Some of you may be thinking, “exactly what is the cost-of-living for me and my girlfriend/boyfriend/spouse/dog/alpaca/vicuña for a year in Chile?” After getting a feel for things for a week, we feel absolutely prepared to opine on this complex topic.
Housing. After less than a week of searching, we were delighted to find the little gem in which we now reside: a fully furnished expanded studio in Concón, Chile with views of the ocean, a sunny terrace, and great access to amenities (beach and bus-line) Throw in cable TV, wifi, hot-water, gas, and electricity, all for the less-than-princely sum of about $500USD/month, and we feel we got a great deal! (Apparently $500 does not get one any insulation, however.)
And what am I going to drink on my lovely terrace overlooking the ocean? Well… wine of course. Our first trip to the grocery store greeted us with an ample supply of the local product, with most bottles starting at about $4 USD. We purchased 5 bottles on our first shopping trip.
Now one also has to consider healthcare. What shall henceforth be referred to only as the ‘popcorn incident’ resulted in an unplanned trip to a dentist’s office a few days ago. After a quick dental exam and x-ray, we anxiously awaited the bill that would help us determine how many months we’d have to shorten our trip by to make up for this ‘budget overage’.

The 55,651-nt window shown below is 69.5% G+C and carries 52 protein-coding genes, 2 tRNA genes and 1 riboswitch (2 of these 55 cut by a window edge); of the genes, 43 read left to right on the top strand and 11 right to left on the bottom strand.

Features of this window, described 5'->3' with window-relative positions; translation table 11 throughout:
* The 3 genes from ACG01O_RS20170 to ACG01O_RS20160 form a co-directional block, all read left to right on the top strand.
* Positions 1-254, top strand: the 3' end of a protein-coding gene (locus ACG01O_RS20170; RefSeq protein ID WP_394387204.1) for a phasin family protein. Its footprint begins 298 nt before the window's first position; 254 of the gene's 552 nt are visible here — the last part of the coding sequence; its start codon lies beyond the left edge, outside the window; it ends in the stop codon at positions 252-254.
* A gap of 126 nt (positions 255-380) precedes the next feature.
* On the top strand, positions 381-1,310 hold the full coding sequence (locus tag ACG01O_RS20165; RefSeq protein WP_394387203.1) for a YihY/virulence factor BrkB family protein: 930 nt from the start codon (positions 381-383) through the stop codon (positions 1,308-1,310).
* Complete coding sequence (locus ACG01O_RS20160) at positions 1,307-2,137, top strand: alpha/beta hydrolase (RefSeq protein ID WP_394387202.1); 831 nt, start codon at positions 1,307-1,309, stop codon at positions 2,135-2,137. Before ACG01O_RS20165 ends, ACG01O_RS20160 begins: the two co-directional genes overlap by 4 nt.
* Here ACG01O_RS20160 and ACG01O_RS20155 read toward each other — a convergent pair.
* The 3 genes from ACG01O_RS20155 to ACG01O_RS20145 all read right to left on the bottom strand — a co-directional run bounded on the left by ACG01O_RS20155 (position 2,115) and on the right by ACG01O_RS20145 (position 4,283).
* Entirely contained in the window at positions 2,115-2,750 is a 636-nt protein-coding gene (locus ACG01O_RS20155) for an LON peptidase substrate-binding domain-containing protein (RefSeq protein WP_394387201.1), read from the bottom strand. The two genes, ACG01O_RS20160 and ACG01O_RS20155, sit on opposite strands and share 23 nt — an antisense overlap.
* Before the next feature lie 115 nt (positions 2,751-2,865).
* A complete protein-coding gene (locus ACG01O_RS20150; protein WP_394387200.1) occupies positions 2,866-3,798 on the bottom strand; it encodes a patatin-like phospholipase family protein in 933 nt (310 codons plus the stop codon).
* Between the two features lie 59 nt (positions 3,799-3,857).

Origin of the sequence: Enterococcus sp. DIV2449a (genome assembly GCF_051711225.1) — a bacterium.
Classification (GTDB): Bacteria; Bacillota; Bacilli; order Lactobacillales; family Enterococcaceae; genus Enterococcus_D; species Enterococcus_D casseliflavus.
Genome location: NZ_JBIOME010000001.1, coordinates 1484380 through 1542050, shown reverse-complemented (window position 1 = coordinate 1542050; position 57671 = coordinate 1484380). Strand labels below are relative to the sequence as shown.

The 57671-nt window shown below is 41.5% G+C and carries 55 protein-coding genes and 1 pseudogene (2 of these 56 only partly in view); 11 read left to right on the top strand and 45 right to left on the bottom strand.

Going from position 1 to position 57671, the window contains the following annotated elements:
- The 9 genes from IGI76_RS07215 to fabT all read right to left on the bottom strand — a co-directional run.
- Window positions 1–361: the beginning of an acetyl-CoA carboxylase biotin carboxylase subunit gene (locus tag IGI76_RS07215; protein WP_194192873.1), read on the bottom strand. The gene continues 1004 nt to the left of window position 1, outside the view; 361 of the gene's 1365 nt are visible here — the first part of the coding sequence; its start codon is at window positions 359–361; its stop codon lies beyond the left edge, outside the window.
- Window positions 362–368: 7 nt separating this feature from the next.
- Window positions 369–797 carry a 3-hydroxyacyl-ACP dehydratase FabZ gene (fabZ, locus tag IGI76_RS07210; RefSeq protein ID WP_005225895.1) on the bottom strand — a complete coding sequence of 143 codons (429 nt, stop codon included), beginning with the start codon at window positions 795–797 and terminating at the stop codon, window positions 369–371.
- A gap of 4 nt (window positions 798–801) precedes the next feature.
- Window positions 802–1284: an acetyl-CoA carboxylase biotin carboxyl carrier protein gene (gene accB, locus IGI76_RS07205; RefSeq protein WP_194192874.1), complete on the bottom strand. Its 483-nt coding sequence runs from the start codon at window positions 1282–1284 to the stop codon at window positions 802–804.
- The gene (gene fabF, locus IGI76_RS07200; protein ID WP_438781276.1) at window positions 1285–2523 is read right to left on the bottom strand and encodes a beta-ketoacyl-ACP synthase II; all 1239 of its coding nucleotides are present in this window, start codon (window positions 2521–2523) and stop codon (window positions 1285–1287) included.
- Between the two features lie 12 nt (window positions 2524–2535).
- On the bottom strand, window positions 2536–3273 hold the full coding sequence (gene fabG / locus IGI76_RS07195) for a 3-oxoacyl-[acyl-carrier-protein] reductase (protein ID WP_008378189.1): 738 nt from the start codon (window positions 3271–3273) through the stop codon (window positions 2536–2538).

Our jaws dropped when we received the bill of $5.000 CLP – the equivalent of a little more than $10USD. We’ll pause while you process this bit of information.
Now, we post this a little tongue-in-cheek, as we realize that this doesn’t begin to truly explain the cost of living in Chile. It’s just a small snapshot at what we’ve sorted out for ourselves thus far. Rest assured, Starbucks still feels it’s ok to charge $5 for their lattes, and Dunkin’ Donuts is no bargain either (fortunately, empanadas are everywhere!)
Ágata y Jeff